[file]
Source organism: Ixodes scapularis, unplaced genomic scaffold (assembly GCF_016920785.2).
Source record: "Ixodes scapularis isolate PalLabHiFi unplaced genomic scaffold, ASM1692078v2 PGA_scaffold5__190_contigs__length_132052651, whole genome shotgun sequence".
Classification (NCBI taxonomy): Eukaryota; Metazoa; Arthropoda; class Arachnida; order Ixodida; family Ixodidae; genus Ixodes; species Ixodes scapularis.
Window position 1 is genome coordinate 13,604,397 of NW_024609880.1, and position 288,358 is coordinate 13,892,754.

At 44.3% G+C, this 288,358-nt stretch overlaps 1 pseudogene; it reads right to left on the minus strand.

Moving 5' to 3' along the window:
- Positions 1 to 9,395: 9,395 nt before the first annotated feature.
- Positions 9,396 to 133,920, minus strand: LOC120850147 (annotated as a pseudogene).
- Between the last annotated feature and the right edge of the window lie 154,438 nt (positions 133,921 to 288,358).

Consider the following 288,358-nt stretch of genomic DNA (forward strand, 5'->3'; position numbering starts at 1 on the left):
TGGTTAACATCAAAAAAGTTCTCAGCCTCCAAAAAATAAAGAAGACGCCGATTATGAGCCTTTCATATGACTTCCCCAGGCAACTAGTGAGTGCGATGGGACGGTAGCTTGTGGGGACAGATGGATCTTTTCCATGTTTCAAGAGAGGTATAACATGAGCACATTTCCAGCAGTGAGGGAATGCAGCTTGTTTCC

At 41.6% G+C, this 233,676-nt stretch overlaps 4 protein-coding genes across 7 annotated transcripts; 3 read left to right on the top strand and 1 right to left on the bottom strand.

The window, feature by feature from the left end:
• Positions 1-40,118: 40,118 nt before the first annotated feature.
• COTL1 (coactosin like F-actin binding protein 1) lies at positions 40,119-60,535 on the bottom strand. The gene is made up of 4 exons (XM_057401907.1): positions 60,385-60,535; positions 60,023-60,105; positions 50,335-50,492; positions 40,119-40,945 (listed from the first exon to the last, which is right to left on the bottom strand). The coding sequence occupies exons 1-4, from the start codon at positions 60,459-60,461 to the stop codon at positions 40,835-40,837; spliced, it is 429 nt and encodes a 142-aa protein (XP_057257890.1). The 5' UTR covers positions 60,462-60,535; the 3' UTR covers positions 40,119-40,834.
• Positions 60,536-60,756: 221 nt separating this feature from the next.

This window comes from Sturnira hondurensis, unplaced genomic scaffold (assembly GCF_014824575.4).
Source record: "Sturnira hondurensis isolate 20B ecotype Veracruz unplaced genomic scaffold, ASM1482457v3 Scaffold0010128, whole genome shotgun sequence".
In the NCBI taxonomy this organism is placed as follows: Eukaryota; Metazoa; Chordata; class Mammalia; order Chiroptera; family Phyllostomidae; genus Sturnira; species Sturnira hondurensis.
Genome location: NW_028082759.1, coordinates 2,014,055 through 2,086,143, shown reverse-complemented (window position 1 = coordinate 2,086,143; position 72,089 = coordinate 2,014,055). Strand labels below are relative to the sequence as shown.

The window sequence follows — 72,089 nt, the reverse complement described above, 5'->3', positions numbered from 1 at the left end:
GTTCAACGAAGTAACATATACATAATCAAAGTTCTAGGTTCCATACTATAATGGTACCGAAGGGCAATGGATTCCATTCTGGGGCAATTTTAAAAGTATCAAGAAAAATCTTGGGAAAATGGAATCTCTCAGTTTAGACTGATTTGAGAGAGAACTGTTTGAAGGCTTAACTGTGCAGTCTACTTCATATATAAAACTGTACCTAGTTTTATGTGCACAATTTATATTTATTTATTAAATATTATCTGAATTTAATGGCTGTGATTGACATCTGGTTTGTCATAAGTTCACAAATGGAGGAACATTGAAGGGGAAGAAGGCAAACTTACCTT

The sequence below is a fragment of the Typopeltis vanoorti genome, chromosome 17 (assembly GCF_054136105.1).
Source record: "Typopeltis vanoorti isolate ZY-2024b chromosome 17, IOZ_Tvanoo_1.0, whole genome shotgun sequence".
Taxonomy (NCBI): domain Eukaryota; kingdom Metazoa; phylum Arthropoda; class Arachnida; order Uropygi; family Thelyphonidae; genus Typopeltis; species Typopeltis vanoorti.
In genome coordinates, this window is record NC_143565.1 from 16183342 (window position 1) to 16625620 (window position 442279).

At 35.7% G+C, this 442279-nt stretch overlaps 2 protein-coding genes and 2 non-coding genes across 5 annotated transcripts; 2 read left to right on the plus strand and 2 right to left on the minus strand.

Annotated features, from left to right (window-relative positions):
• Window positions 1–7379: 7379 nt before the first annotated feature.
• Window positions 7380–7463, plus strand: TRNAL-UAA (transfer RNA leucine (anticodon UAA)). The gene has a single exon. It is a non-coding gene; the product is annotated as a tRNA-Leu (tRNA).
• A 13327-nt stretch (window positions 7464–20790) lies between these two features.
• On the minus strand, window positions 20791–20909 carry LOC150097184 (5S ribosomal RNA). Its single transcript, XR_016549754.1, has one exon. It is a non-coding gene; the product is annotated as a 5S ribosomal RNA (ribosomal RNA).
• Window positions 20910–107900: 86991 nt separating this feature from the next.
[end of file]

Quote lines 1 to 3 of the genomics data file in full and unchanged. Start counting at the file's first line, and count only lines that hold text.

Source organism: Ixodes scapularis, unplaced genomic scaffold (assembly GCF_016920785.2).
Source record: "Ixodes scapularis isolate PalLabHiFi unplaced genomic scaffold, ASM1692078v2 PGA_scaffold5__190_contigs__length_132052651, whole genome shotgun sequence".
Classification (NCBI taxonomy): Eukaryota; Metazoa; Arthropoda; class Arachnida; order Ixodida; family Ixodidae; genus Ixodes; species Ixodes scapularis.